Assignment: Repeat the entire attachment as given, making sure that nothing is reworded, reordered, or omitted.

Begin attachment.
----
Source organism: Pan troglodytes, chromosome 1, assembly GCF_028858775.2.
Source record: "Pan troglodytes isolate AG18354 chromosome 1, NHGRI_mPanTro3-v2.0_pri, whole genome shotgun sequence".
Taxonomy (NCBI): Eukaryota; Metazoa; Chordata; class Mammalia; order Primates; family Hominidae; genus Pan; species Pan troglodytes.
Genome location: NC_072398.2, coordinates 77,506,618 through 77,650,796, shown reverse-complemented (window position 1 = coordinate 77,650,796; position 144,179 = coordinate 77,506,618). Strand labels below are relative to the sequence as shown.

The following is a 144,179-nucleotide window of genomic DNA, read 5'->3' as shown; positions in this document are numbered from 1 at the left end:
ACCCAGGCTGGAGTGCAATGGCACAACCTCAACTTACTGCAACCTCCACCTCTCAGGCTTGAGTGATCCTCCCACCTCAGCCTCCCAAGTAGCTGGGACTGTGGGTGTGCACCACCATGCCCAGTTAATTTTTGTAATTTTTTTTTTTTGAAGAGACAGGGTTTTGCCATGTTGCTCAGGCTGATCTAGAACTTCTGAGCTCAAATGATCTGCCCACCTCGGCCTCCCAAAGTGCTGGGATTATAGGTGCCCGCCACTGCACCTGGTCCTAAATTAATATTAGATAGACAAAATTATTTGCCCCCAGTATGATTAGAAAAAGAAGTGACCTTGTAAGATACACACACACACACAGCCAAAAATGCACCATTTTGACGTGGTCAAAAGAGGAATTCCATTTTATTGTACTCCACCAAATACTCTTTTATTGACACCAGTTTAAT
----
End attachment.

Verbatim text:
Source organism: Pan troglodytes, chromosome 1, assembly GCF_028858775.2.
Source record: "Pan troglodytes isolate AG18354 chromosome 1, NHGRI_mPanTro3-v2.0_pri, whole genome shotgun sequence".
Taxonomy (NCBI): Eukaryota; Metazoa; Chordata; class Mammalia; order Primates; family Hominidae; genus Pan; species Pan troglodytes.
Genome location: NC_072398.2, coordinates 77,506,618 through 77,650,796, shown reverse-complemented (window position 1 = coordinate 77,650,796; position 144,179 = coordinate 77,506,618). Strand labels below are relative to the sequence as shown.

The following is a 144,179-nucleotide window of genomic DNA, read 5'->3' as shown; positions in this document are numbered from 1 at the left end:
ACCCAGGCTGGAGTGCAATGGCACAACCTCAACTTACTGCAACCTCCACCTCTCAGGCTTGAGTGATCCTCCCACCTCAGCCTCCCAAGTAGCTGGGACTGTGGGTGTGCACCACCATGCCCAGTTAATTTTTGTAATTTTTTTTTTTTGAAGAGACAGGGTTTTGCCATGTTGCTCAGGCTGATCTAGAACTTCTGAGCTCAAATGATCTGCCCACCTCGGCCTCCCAAAGTGCTGGGATTATAGGTGCCCGCCACTGCACCTGGTCCTAAATTAATATTAGATAGACAAAATTATTTGCCCCCAGTATGATTAGAAAAAGAAGTGACCTTGTAAGATACACACACACACACAGCCAAAAATGCACCATTTTGACGTGGTCAAAAGAGGAATTCCATTTTATTGTACTCCACCAAATACTCTTTTATTGACACCAGTTTAAT